This Time In Israel, Kashmir Super Surgeon Separates Fifth Pair of Conjoined Twins

This Time In Israel, Kashmir Super Surgeon Separates Fifth Pair of Conjoined Twins



This Time In Israel, Kashmir Super Surgeon Separates Fifth Pair of Conjoined Twins


Kashmir Super-Surgeon Separates Brazilian Twins With Fused Brains


SRINAGAR : Kashmir super surgeon, Dr Noor ul Owase Jeelani is again in news globally for separating conjoined twins whose brains were fused, the most complicated such surgery undertaken so far. This operation took place in Brazil, reports appearing in the global media said.

The 33-hour-long operation involved a series of seven procedures and it eventually separated three-year-old twins, Bernardo and Arthur Lima in Rio de Janeiro. Dr Noor ul Owase Jeelani from London’s GOSH headed the large team of 100 surgeons, engineers and other staffers in the complicated operation.

Dr Jeelani was assisted by Dr Gabriel Mufarrej, who heads paediatric surgery at Instituto Estadual do Cerebro Paulo Niemeyer. It was this hospital that was taking care of the twins for last more than 30 months.

“ The successful separation of Bernardo and Arthur is a remarkable achievement by the team in Rio and a fantastic example of why the work of Gemini Untwined is so valuable,” Dr Jeelani said after the operation was over.

“ Not only have we provided a new future for the boys and their family, we have equipped the local team with the capabilities and confidence to undertake such complex work successfully again in the future.”

Though the GOSH’s team led by Jeelani believes that any surgical intervention involving brains should ideally be done in the first year after birth, the Brazil twins were the first to undergo the surgery at such an old age, almost four years after their birth.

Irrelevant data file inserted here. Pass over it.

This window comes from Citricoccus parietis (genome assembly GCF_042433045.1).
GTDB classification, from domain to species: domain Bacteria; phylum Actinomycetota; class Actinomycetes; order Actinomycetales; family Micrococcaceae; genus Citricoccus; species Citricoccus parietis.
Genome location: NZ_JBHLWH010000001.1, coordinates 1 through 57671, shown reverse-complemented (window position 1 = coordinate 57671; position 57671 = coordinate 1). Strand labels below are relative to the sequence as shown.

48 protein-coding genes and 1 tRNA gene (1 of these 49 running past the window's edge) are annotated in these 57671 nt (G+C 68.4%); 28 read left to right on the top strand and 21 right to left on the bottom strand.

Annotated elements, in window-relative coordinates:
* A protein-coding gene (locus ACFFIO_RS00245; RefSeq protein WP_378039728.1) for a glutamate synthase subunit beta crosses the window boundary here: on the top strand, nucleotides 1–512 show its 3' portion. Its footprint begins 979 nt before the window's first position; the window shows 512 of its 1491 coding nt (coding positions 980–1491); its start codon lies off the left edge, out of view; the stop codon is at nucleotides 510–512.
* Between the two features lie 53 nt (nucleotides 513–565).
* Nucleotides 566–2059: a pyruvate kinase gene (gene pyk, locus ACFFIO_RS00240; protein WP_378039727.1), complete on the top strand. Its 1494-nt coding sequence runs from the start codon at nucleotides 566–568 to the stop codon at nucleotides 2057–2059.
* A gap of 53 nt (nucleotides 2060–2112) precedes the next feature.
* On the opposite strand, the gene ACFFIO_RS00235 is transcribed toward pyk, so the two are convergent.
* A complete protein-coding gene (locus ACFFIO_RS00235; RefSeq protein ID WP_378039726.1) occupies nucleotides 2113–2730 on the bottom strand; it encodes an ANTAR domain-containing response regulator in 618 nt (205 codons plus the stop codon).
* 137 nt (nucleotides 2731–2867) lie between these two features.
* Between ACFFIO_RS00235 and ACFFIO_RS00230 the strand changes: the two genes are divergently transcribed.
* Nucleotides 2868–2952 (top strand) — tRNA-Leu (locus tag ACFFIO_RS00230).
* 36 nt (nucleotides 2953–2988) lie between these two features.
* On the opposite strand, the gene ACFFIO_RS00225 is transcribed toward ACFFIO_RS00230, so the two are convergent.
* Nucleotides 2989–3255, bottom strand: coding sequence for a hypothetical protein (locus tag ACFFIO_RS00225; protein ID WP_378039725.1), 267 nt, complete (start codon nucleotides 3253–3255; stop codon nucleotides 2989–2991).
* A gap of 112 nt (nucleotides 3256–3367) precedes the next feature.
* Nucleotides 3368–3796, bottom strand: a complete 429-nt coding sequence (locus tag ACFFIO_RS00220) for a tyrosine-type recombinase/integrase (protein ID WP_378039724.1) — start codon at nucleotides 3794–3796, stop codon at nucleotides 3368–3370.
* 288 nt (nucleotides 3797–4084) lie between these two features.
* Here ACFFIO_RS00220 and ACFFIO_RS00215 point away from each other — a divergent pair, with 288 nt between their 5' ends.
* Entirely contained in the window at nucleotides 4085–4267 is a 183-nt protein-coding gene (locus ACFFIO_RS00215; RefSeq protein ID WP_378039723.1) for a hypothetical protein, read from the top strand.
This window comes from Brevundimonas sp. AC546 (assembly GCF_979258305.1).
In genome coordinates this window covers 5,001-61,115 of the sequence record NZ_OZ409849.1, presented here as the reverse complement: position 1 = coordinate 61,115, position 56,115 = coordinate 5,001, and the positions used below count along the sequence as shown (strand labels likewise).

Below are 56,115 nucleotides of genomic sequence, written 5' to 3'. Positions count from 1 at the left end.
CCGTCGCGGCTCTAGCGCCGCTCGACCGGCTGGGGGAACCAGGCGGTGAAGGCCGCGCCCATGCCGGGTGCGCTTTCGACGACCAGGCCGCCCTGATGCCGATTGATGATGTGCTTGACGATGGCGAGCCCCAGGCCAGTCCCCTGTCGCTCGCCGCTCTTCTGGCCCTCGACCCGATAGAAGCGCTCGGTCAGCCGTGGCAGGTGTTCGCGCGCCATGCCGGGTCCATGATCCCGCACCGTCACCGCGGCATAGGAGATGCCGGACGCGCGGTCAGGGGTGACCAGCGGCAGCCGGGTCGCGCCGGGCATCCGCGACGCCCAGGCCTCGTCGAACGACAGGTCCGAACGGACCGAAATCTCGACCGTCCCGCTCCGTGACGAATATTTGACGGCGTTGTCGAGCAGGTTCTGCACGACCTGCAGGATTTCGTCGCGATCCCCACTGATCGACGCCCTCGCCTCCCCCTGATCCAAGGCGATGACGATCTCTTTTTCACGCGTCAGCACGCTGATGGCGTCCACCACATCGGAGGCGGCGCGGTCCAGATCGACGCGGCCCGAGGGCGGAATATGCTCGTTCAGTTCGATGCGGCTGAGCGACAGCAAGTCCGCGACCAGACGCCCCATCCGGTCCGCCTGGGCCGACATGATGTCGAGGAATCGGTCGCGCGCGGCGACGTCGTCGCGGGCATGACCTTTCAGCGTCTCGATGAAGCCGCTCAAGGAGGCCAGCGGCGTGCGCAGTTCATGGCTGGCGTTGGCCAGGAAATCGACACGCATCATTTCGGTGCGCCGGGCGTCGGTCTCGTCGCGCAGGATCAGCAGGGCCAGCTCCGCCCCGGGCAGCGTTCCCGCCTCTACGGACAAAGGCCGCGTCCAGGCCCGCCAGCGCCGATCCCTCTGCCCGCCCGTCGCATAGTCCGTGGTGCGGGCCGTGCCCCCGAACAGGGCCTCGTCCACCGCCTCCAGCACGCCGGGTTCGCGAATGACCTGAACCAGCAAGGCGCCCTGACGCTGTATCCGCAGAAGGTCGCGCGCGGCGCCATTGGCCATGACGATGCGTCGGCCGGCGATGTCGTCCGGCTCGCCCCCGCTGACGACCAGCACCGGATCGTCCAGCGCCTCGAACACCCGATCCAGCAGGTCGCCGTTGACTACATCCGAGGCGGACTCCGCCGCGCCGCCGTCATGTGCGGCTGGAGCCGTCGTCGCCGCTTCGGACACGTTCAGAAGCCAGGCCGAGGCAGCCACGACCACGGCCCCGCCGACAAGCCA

Surgeons in London and Rio spent months trialling techniques using virtual reality projections of the twins based on CT and MRI scans, a system that Jeelani terms “space-age stuff”. 

He said that, for the first time in the world, surgeons in separate countries wore headsets and operated in the same “virtual reality room” together.

“It’s just wonderful, it’s really great to see the anatomy and do the surgery before you actually put the children at any risk,” Jelani said. “You can imagine how reassuring that is for the surgeons…

In some ways, these operations are considered the hardest of our time, and to do it in virtual reality was just really man-on-Mars stuff.”

The operation was hugely tiring. The last procedure that eventually separated the twins was carried out for 17 hours. Dr Jeeleni said that he took only four breaks for 15 minutes each for water and food. “But it was wonderful to see the family feeling over the moon once we concluded the operation,” he said.

“At nearly four years old and with fused brains, this was our most complex case to date and marks the beginning of a long-term partnership with the hospital,” Gemini Untiwned, the charity started by Dr Jeelani that funds these capital-intensive procedures said in a statement. “This ensures that similar cases in Latin America receive the same level of world-class care in the future.”

This is the sixth set of twins with fused skulls that were separated by Dr Jeelani’s GOSH team in last less than a decade. These included a set of twins from Nigeria, Pakistan, Turkey, Isreal and now Brazil. 

Unlike earlier cases, the Rio twins had fused brains within the fused skulls, making it the most challenging surgery ever touched by Dr Jeelani and his team.

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